Children, Chaos, and Contemplation

Today’s post is by Bryan Berghoef

There is never a dull moment at our house. My wife and I have four children—amid the flurry of homework assignments, birthday parties, sibling spats, and dinnertime squabbles—there’s a lot of constant noise and movement.

One of the delightful things about having young children is their unbridled enthusiasm and overwhelming energy. They are fully present, without a sense that there is anything else to be. They are fully in the moment. This is a gift of being a child, not being weighed down by thoughts of the future, or by a sense of responsibility, or worry. They are right here, right now.

The downside is that everything is so important, and when something doesn’t go their way, right now, it’s reason for complaining, crying, sometimes even—panic. Spilling milk really is something to cry over. A favorite toy breaking feels like the apocalypse. Even as I write this there is fighting in the sandbox. (Don’t worry – we have plenty of moments of calm and laughter as well in our household!)

I long as a parent to be able to maintain an inner calm amid all this outer chaos and confusion. I find that I very seldom am able to cultivate that on the spot. It is something I need to consciously develop in other moments, so that when the chaos comes, I have a reserve of calm from which to draw. It might be a daily time of prayer and silence, a quiet walk outside, Scripture reading, or some other practice.

In the Garden

Lately my thoughts have turned to letting go and being afraid, the prompts for two spiritual journey writing groups. I struggle with these, not because I haven’t been afraid or haven’t let go but because each time I think of possible topics—traveling to Guinea to start a refuge school, starting my own business, taking my weavings to galleries, traveling abroad alone, being pregnant—there no energy rises around the fear I once had. When I consider our children going to college or my release of things I once loved like West African drumming or my professional work, I feel nothing. I can’t go there now. They just don’t resonate with me today. Or yesterday. Or the day before.

Just a Minute

During a turbulent period, my regular practice of spending time in silence fell apart. I turned to a local meditation teacher, seeking guidance to re-establish my practice. His advice blew me away.

Joy Unspeakable

It is with joy that I muse about what it means to be contemplative and African American. I’ve been thinking, praying, and studying this seeming contradiction for some time—only to conclude that there is no contradiction. For people of color, the contemplative is embedded in our DNA.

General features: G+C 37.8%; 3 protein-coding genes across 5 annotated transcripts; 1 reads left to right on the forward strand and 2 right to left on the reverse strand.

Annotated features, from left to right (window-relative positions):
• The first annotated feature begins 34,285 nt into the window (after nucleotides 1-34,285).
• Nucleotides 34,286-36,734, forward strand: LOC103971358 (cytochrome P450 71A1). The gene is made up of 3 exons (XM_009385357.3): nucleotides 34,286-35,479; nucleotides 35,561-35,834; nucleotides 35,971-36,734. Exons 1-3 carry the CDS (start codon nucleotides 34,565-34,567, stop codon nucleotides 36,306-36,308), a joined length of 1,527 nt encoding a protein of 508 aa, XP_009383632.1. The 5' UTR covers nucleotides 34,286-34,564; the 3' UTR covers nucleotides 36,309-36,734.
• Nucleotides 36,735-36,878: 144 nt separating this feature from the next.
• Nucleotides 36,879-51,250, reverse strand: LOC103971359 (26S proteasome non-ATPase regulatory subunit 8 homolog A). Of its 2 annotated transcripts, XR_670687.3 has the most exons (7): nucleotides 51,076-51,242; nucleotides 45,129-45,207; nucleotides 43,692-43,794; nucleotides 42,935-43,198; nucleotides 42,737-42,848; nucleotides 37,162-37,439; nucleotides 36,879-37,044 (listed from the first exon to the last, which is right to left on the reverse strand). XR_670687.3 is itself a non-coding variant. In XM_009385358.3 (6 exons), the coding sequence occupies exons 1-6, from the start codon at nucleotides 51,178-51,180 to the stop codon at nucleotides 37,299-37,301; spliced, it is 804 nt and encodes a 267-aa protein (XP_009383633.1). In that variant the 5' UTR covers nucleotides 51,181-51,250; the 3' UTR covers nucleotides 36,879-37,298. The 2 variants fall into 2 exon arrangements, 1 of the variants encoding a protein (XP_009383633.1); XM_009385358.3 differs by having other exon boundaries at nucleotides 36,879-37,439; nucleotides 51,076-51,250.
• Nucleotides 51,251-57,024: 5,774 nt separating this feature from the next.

Draining the Pond

I was delighted to see I had a view of the pond. Through brightly colored leaves, I caught a glimpse of water shimmering below. Ah, the pond! Still water, reflecting clouds and sun, holding leaves aloft – oranges and yellows, sky blue, greyish white and dark green.

Pause, Wash, Rinse and Drain

Today’s post is by Christine Berghoef. Growing up in an old farm house with limited kitchen upgrades, I used to question my mom and dad’s sanity in their choice to not install a dishwasher. Between my parents, me, and my three growing brothers who seemed to put down several meals between meals throughout any given […]

Running Water Is a Holy Thing

Today’s post is by Bryan Berghoef.

As everyone knows, meditation and water are wedded forever. ~Herman Melville

Drip, drip drip… Drip, drip, drip…

Getting water is something many of us don’t normally think about. It’s something many of us take for granted. We turn on the tap, and there it is. For a lot of us, this water has been treated already and is drinkable. Perhaps we’ll run it through a Brita pitcher or some other filter, but we don’t have to wait long, or at all, to get a tall, cool glass of refreshing water.

Our recent move from Washington, DC to a rural setting in Michigan has led to a number of changes, including how we get our water.

Instead of municipal city water coming out of the tap ready to go, with its treatment of chlorine and fluoride, we depend on well water. Well water can notoriously come with the lovely scent of rotten eggs, due to the presence of hydrogen sulfide and other minerals. To counteract this, our home has a water softener in the basement. A water softener replaces some of the hard minerals through a cycling process involving sodium ions. After this the water has a higher sodium content and a “silky” feel which isn’t bad, but it’s not that great for drinking.

So our water goes through a second process: an under the counter filtration system that runs the water through several filters and comes out through a special drinking tap.

Contemplative Living and Fallow Time

By Stephanie Gretchen Burgevin. Stephanie is a writer and retreat leader. She is an associate faculty member of Shalem and a graduate of theirLeading Contemplative Prayer Groups and Retreats Program and leads spiritual and secular programs. Stephanie manages Shalem’s blog and is one of the social media coordinators for the Shalem Institute Facebook page. “The time […]

Waves in a sea of being

Guest blog by Mark Nepo, excerpted from The Magic of Peace in The Endless Practice, a new book in progress. Mark is a poet, philosopher, and a New York Times bestselling author whose many books have been translated into more than twenty languages. He is also a member of Shalem’s 40th Anniversary Honorary Council for […]

Ordinary and Spiritual Awareness

By Cynthia Bourgeault. One of Shalem’s Honorary Council members for the 40-hour Contemplative Prayer Vigil, Cynthia Bourgeault is a modern day mystic, Episcopal priest, writer, and internationally known retreat leader, who divides her time between solitude at her Maine hermitage and traveling globally to teach and spread the recovery of the Christian contemplative and Wisdom path. […]